Our first peek at mooring data

We recovered our deepest mooring (MS100-T) from 100 meters first thing on Wednesday morning. The data has now been downloaded and we have two plots to share! The figures below show temperature contours plotted over depth for several hours selected from two separate days. For those unfamiliar with the MS100-T mooring structure, the line has 26 thermisters spread over about … Read More

The R/V Oceanus sets sail once again

The crew on the R/V Oceanus left port today from San Francisco under a fortuitous blue sky. We are headed south to Point Sal and expect to arrive in the morning on Thursday. We plan to recover and re-deploy up to 8 moorings and 9 landers over the next five days, as well as continue surveys with the towed Mini-bat/Acrobat … Read More

SIO student cruise wrap-up

After 240 hours of hard work and 4,970 towed uCTD casts, we are happy to add SCoNE (point Sal Coastal circulatioN Experiment) to the list of successful student cruises made possible by the UC Ship Funds Program. We wish to thank everyone who worked to make this experiment a reality, including the Science Party and the Crew of the R/V Robert … Read More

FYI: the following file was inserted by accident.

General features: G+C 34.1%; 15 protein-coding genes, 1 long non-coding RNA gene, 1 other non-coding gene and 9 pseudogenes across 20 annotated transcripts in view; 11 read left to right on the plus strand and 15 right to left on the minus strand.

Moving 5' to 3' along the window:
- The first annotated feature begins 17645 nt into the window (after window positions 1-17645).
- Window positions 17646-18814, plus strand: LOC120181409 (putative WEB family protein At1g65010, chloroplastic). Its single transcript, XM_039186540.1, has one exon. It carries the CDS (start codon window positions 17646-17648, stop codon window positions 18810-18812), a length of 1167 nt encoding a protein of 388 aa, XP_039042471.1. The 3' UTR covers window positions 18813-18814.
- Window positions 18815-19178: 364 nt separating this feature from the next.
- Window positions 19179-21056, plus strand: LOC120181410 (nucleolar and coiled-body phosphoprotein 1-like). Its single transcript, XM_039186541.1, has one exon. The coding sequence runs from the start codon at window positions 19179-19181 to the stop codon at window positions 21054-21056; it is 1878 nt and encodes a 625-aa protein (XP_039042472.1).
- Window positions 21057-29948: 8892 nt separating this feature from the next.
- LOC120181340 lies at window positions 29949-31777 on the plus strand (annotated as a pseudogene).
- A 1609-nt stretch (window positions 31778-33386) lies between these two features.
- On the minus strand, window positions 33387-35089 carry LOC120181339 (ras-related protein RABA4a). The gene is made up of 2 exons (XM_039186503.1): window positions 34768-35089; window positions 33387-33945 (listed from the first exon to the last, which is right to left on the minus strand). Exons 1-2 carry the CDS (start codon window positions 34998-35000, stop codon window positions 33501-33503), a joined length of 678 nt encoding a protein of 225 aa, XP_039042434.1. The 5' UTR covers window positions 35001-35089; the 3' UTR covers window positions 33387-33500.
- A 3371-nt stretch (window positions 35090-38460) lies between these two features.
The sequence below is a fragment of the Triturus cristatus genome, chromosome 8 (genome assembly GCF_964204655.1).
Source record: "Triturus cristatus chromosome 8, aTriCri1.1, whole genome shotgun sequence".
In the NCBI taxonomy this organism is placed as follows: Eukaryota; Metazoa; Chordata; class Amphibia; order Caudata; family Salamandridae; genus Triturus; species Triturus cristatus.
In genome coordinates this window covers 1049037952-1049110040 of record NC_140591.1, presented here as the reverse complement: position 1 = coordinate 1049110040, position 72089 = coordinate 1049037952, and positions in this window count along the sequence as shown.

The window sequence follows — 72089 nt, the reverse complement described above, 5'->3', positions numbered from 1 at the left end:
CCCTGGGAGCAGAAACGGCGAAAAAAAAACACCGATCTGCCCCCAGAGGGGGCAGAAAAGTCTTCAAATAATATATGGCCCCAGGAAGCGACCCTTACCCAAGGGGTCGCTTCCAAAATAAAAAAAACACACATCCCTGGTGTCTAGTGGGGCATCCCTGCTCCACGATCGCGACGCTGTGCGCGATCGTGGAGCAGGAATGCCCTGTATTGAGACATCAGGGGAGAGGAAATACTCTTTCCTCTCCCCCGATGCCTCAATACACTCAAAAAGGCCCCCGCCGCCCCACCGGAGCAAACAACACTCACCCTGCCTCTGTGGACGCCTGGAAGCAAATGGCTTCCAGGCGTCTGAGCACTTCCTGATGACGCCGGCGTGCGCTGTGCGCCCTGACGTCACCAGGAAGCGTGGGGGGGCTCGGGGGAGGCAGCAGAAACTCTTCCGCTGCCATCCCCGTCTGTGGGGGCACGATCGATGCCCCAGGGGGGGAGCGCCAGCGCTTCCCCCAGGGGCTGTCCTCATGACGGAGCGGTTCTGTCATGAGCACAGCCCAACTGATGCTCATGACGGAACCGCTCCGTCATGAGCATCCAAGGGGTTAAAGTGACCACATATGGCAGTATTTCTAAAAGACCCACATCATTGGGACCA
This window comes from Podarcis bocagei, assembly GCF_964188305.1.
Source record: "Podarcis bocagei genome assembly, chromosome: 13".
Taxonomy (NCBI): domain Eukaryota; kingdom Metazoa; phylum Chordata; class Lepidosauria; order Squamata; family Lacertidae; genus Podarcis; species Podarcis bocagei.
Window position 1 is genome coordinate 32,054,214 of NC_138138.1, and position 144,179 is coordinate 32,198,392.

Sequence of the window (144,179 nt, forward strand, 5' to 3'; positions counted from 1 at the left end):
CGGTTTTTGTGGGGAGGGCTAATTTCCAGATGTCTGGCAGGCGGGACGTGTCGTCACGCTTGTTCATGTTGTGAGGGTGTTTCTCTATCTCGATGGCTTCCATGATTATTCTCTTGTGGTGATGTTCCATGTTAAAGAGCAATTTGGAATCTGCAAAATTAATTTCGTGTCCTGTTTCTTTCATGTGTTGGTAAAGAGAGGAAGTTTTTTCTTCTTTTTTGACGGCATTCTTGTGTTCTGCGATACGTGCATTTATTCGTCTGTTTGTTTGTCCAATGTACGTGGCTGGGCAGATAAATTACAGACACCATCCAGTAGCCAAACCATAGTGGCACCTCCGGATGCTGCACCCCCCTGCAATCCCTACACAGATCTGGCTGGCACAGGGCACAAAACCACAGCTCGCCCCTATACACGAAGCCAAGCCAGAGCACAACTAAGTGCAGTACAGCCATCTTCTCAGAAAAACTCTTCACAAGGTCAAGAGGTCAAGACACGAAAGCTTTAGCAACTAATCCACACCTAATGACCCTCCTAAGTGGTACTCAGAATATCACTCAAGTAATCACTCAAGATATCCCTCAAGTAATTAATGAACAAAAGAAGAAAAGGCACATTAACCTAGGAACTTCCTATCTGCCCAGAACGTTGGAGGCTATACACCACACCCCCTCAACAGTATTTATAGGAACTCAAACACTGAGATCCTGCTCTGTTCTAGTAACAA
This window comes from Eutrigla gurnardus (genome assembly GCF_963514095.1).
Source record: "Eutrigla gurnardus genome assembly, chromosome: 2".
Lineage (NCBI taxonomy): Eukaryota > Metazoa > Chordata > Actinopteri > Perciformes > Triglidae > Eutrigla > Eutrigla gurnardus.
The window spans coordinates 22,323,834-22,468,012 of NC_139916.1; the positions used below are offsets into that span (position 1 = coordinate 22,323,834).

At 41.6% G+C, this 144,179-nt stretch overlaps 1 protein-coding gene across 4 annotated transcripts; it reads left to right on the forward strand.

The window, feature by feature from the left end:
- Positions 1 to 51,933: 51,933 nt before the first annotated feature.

SIO Airborne Flight (9/21/17)

SIO Melville lab had our last day of flying the MASS system yesterday. Again we experienced clear skies and windy conditions which provided good signal for our sensor suite. We flew an additional calibration flight after the science flight to wrap things up and spent the day today backing up data and packing up to head home after a successful … Read More

Oceanus finishes BATing and is dockside in SF

Oceanus finished 24-hours BATing on the Oceano array bounding box. We can see both the large-scale wind-driven response and the NLIWs coming in (see plot below). The storm knocked some kelp free which we managed to catch on the BAT. No harm, no foul.    We were happy to get the BAT back on board and head north. Here’s an … Read More